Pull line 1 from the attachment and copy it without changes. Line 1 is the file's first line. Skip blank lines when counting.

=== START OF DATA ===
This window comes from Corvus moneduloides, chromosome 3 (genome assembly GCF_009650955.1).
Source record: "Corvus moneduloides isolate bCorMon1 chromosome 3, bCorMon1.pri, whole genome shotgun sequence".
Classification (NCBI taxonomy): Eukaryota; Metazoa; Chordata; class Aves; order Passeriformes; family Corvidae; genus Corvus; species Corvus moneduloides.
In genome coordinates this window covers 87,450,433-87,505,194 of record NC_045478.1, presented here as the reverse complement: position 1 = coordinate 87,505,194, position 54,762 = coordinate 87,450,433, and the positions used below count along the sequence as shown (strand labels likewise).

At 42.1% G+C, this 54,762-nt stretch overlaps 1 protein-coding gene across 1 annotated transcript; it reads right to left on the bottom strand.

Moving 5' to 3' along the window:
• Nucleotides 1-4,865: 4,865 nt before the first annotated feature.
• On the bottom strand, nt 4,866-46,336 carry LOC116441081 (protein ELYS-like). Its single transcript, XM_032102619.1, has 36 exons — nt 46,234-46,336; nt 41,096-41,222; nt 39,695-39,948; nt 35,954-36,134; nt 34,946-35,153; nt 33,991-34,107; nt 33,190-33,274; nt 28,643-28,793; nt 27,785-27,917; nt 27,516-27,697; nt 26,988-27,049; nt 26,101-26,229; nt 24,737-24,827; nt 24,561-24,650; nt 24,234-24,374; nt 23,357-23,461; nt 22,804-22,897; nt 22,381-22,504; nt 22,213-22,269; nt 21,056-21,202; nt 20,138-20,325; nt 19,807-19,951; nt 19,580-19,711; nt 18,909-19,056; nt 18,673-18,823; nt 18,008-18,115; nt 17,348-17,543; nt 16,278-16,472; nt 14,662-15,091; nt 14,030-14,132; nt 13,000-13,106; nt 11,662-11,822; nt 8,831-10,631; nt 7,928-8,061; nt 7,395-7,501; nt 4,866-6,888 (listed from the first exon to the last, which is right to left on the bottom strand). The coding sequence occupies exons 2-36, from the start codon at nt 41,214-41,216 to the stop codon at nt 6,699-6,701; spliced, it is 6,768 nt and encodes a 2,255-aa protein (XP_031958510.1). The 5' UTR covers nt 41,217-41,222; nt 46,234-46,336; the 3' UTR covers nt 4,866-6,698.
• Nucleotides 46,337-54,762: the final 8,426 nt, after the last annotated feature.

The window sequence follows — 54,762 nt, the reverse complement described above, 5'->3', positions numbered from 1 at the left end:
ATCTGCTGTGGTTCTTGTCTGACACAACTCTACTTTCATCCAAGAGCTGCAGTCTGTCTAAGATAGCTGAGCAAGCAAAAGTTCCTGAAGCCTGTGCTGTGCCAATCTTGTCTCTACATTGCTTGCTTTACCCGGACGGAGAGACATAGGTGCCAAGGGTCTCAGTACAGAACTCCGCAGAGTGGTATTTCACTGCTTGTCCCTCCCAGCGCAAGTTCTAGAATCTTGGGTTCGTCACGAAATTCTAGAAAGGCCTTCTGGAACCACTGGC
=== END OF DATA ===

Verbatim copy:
This window comes from Corvus moneduloides, chromosome 3 (genome assembly GCF_009650955.1).